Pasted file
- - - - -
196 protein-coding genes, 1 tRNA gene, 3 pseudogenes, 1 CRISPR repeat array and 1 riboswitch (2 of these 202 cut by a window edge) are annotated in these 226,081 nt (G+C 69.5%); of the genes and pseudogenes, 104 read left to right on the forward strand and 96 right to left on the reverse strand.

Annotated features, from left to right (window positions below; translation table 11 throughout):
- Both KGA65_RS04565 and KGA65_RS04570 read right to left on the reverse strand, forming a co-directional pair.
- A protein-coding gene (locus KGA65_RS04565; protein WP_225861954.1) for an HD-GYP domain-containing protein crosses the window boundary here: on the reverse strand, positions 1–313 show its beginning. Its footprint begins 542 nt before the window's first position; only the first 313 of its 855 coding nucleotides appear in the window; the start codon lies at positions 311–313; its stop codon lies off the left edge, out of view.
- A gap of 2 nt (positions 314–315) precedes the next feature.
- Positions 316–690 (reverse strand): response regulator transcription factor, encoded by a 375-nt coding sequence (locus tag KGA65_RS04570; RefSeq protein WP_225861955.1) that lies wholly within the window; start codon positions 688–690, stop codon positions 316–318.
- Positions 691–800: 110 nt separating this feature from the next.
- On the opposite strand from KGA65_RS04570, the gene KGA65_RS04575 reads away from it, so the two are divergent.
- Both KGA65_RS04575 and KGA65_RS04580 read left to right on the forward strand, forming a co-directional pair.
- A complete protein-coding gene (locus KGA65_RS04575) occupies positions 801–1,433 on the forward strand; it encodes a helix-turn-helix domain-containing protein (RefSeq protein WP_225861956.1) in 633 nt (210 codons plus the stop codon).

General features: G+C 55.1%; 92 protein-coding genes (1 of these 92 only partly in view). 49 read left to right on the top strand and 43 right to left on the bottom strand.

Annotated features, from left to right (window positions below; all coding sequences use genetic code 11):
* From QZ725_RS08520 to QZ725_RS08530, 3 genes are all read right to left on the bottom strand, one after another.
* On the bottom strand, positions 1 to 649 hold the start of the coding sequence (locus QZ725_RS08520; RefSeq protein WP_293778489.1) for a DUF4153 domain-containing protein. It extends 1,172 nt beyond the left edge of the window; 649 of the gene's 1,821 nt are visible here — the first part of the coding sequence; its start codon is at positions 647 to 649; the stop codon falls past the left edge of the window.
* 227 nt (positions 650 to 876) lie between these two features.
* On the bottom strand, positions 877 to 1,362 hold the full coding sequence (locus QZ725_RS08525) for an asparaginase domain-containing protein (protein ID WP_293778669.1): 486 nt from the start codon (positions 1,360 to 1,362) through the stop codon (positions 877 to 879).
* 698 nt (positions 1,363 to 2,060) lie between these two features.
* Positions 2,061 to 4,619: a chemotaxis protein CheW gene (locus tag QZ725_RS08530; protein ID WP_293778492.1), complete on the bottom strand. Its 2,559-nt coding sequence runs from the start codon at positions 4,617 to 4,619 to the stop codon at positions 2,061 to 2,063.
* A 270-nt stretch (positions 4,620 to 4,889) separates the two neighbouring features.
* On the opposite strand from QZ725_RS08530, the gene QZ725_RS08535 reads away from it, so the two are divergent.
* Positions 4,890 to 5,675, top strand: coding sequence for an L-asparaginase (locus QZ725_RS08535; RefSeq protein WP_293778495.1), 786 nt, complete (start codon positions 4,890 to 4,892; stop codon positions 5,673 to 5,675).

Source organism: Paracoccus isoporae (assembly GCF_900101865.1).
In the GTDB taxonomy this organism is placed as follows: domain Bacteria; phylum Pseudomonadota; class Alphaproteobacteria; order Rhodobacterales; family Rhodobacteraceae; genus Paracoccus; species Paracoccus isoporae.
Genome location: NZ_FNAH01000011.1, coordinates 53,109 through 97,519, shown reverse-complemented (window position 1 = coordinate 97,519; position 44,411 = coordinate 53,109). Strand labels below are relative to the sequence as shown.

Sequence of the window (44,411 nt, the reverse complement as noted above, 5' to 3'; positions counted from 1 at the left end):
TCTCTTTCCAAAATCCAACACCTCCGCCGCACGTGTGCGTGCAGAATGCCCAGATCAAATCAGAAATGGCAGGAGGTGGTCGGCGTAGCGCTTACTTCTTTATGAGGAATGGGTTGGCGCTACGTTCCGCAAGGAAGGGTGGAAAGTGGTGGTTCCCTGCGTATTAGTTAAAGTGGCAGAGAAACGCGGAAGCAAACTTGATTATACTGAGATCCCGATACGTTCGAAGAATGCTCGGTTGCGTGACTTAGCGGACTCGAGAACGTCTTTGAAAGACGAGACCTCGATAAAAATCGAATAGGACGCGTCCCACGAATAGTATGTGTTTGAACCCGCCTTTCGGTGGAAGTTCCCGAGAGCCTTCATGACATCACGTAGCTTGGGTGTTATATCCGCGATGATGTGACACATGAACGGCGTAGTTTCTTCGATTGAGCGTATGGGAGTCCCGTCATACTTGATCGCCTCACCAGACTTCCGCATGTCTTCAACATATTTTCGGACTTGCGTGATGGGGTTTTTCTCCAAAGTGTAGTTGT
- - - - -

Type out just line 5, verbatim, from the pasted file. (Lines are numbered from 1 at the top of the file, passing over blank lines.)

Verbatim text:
- A gap of 2 nt (positions 314–315) precedes the next feature.